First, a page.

Front squats will cause more quadriceps activation than a back squat when weights are the same, so they’re best used to target the quads. The reason is that a front squat forces a much more upright torso position. This torso position requires more quadriceps activation to extend the knees. Keep in mind that this doesn’t mean front squats are bad for the knees – front squats create a more natural squatting position that is very safe for the knees.
Front squats are still a good glute exercise as people can typically sit deeper in a front squat than a back squat. Increasing squat depth is one way to increase glute activation. However, exercises like glute bridges and hip thrusts are better glute choices than front squats.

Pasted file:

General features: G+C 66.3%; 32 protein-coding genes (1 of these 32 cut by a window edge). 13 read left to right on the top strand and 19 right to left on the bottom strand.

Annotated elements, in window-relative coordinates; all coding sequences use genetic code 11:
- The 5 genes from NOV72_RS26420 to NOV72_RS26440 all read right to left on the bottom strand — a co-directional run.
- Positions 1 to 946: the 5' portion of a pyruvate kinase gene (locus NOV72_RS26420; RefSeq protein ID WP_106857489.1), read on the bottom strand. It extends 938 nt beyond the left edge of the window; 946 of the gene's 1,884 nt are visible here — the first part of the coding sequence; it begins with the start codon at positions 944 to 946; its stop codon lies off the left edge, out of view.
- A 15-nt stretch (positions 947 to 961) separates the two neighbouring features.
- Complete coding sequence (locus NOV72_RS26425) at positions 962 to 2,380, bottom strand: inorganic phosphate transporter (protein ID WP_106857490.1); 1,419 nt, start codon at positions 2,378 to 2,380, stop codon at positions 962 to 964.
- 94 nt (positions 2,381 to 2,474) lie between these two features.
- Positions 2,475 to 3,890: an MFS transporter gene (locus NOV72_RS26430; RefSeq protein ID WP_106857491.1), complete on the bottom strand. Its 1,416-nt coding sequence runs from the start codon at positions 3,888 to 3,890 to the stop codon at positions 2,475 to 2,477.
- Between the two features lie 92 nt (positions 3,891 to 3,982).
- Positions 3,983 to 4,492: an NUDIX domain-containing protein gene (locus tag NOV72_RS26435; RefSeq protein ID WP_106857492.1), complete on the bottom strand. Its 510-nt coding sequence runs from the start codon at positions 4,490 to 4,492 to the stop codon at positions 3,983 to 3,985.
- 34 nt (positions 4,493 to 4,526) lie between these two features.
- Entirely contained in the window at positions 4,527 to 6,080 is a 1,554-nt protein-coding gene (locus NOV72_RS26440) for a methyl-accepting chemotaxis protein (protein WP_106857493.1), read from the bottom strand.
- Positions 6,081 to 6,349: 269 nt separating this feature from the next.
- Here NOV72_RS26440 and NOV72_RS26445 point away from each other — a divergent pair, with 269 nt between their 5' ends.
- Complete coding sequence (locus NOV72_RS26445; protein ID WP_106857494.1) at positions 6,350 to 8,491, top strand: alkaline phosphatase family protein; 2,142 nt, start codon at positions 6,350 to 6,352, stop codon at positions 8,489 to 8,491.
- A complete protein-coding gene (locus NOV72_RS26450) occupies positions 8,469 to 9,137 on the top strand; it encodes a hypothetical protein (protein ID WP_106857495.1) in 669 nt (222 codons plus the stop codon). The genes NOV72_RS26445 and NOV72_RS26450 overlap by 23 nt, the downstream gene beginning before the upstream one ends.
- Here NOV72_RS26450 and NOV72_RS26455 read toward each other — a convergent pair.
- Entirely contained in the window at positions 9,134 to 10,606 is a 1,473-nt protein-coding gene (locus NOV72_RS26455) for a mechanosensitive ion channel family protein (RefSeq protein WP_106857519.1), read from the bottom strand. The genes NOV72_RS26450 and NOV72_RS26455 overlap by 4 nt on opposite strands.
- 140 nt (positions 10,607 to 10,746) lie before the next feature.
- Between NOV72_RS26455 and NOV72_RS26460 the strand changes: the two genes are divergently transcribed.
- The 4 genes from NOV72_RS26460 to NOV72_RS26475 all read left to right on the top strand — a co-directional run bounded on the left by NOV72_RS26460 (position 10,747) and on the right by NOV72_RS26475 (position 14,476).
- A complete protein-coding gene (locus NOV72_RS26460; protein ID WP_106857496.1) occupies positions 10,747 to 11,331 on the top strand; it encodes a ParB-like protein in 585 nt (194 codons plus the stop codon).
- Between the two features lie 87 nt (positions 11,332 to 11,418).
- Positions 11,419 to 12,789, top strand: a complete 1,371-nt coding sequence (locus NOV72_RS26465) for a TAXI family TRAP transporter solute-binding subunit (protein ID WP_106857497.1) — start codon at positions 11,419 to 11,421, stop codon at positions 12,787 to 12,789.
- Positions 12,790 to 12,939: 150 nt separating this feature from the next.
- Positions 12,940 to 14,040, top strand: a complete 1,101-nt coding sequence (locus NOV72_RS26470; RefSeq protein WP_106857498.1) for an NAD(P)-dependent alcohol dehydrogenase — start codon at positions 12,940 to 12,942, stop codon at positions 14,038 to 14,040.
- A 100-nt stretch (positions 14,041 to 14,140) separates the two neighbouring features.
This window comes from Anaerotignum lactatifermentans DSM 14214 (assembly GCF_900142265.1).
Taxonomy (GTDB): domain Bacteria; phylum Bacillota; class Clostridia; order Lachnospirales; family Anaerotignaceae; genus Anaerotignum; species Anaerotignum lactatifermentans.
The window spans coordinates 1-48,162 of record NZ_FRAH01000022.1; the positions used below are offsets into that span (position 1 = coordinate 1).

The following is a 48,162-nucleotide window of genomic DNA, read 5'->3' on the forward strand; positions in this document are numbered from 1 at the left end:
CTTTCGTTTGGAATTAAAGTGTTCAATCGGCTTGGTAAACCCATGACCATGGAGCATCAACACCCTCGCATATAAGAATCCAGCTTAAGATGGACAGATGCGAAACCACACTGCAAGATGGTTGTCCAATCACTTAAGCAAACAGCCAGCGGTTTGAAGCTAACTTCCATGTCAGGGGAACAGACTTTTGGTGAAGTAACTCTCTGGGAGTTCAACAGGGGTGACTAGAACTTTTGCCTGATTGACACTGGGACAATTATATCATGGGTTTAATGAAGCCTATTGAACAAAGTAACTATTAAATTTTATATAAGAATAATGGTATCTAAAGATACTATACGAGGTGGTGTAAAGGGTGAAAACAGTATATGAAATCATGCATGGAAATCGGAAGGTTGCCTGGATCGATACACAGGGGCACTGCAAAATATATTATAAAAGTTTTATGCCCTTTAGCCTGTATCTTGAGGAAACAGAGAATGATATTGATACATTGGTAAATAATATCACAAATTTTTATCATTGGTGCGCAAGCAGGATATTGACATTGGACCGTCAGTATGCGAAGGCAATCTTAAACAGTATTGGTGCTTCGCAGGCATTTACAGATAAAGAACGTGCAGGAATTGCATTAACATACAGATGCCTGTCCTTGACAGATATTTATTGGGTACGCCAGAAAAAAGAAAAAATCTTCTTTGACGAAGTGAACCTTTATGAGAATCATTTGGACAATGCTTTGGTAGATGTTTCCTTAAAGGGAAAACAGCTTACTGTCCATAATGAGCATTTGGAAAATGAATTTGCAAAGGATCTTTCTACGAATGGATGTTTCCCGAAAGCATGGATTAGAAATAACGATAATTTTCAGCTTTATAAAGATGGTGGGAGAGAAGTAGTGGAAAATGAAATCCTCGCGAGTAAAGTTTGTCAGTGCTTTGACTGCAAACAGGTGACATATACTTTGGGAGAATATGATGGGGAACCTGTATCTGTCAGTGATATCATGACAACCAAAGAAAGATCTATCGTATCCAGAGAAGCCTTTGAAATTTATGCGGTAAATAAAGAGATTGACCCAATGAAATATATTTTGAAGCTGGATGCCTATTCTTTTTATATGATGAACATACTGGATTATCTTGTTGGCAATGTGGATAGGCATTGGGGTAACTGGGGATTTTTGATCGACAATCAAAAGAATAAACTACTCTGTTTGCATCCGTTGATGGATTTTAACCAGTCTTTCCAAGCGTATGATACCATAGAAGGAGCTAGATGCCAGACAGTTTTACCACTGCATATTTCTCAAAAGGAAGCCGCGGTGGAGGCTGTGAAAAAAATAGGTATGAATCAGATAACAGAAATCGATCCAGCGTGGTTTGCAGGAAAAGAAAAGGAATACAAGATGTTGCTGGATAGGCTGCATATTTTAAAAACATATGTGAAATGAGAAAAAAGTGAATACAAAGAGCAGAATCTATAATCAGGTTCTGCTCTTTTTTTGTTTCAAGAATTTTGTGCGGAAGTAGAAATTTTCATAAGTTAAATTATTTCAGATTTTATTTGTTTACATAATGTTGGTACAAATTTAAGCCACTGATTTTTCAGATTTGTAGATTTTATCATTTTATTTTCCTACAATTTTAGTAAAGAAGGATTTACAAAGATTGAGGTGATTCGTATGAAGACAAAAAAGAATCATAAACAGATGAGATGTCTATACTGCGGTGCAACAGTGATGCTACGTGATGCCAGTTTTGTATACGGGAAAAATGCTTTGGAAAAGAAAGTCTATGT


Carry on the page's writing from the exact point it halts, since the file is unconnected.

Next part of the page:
Braidot, A. A., Brusa, M. H., Lestussi, F. E., & Parera, G. P. (2007). Biomechanics of front and back squat exercises. In Journal of Physics: Conference Series (Vol. 90, No. 1, p. 012009). IOP Publishing.
Gullett, J. C., Tillman, M. D., Gutierrez, G. M., & Chow, J. W. (2009). A biomechanical comparison of back and front squats in healthy trained individuals. The Journal of Strength & Conditioning Research, 23(1), 284-292.